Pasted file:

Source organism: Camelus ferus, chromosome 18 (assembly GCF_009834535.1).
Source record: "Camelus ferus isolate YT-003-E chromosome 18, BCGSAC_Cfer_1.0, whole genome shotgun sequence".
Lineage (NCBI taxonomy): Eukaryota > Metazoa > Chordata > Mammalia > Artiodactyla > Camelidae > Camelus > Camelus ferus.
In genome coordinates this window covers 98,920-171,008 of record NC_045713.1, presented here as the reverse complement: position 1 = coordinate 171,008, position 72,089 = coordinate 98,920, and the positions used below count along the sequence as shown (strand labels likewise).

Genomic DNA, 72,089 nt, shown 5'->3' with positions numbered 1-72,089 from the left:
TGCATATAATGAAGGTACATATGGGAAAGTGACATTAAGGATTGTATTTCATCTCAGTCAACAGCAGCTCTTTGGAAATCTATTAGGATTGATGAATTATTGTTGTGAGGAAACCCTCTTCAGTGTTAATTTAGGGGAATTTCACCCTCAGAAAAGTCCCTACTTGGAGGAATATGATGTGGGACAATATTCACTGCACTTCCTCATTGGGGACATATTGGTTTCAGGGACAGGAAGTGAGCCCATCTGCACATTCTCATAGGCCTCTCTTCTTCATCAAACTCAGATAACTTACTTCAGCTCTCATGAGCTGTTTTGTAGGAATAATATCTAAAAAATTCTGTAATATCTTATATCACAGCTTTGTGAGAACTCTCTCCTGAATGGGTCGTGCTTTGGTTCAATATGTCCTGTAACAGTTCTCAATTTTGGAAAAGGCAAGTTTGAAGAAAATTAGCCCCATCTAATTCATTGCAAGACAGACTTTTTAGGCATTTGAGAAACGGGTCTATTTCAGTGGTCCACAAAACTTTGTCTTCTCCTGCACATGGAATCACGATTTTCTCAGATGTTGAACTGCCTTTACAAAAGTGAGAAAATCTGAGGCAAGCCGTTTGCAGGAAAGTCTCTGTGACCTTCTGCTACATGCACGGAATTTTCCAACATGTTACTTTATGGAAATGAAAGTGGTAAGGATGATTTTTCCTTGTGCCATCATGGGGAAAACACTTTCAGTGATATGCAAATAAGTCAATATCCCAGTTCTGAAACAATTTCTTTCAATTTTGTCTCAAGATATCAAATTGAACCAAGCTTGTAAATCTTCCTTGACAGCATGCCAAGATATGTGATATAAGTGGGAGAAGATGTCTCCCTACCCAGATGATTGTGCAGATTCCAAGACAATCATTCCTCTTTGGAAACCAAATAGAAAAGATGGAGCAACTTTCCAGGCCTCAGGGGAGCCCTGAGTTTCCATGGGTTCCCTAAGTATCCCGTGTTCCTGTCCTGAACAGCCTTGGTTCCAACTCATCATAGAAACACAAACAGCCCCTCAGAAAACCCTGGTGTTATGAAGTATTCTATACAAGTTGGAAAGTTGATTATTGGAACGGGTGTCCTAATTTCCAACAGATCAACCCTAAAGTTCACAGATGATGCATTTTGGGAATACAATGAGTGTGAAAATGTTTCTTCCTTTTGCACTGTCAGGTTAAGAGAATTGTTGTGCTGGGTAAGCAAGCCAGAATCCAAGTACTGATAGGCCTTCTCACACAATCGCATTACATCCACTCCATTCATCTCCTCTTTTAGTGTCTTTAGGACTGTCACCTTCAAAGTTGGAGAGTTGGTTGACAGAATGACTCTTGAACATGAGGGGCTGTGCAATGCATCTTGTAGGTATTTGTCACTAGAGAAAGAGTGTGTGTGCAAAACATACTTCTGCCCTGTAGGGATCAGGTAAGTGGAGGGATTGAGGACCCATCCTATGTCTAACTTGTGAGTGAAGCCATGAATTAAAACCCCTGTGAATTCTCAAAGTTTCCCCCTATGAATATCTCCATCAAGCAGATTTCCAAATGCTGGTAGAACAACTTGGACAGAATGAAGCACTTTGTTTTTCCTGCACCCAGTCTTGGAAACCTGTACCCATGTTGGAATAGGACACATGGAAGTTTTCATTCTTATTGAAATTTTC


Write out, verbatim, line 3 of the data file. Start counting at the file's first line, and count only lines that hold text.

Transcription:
Lineage (NCBI taxonomy): Eukaryota > Metazoa > Chordata > Mammalia > Artiodactyla > Camelidae > Camelus > Camelus ferus.